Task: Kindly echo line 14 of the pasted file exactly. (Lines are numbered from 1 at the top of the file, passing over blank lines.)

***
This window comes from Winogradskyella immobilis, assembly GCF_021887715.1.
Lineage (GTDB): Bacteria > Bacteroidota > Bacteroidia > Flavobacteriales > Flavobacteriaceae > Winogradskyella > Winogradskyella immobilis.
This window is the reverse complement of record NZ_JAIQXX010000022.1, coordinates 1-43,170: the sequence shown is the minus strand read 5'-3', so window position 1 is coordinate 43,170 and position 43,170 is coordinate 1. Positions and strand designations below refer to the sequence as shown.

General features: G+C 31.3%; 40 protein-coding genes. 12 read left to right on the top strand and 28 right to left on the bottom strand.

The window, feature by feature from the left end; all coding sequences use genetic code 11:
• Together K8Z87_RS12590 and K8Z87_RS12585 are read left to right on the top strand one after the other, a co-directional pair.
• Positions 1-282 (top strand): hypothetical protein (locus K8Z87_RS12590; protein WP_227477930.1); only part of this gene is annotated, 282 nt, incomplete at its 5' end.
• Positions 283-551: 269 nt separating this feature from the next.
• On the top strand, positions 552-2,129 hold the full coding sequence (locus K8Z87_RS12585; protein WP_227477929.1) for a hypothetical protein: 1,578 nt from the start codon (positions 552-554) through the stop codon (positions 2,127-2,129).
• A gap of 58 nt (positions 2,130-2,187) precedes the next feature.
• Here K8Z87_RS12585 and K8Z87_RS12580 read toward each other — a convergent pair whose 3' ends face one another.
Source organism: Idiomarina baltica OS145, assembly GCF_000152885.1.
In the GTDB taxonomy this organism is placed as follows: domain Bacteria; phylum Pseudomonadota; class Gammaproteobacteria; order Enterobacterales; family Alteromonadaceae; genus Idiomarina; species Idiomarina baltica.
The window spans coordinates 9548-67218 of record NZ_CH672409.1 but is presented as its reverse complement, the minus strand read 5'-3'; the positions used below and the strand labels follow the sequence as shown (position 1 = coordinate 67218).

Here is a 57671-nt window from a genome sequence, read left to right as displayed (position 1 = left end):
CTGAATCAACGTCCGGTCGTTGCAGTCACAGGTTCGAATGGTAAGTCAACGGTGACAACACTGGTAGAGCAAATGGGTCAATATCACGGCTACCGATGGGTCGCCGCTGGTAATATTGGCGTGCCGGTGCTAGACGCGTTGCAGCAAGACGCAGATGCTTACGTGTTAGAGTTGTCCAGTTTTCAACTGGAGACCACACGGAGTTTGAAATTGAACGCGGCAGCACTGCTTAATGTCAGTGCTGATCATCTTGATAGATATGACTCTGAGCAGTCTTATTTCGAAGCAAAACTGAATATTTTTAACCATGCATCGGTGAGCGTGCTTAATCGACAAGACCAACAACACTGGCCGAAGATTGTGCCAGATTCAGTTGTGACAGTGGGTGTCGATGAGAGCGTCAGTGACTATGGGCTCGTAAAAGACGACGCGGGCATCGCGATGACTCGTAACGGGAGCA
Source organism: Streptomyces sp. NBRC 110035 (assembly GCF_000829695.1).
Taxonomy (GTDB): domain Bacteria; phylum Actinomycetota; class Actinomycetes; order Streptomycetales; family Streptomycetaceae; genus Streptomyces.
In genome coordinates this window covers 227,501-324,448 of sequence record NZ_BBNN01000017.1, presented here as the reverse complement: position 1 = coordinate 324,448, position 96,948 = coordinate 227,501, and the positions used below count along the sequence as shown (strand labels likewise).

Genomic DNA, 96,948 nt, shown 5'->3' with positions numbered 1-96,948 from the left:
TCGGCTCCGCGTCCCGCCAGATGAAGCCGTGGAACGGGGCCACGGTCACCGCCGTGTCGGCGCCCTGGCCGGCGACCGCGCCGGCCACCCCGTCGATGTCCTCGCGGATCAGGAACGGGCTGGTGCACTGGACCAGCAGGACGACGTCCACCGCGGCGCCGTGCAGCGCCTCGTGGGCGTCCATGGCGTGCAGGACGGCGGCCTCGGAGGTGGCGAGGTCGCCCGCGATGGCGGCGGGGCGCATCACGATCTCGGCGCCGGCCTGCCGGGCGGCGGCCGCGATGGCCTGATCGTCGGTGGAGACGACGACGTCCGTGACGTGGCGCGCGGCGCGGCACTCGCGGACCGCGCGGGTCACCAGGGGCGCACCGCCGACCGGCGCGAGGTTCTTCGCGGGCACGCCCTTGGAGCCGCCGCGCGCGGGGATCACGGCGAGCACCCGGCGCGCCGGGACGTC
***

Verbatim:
The window spans coordinates 9548-67218 of record NZ_CH672409.1 but is presented as its reverse complement, the minus strand read 5'-3'; the positions used below and the strand labels follow the sequence as shown (position 1 = coordinate 67218).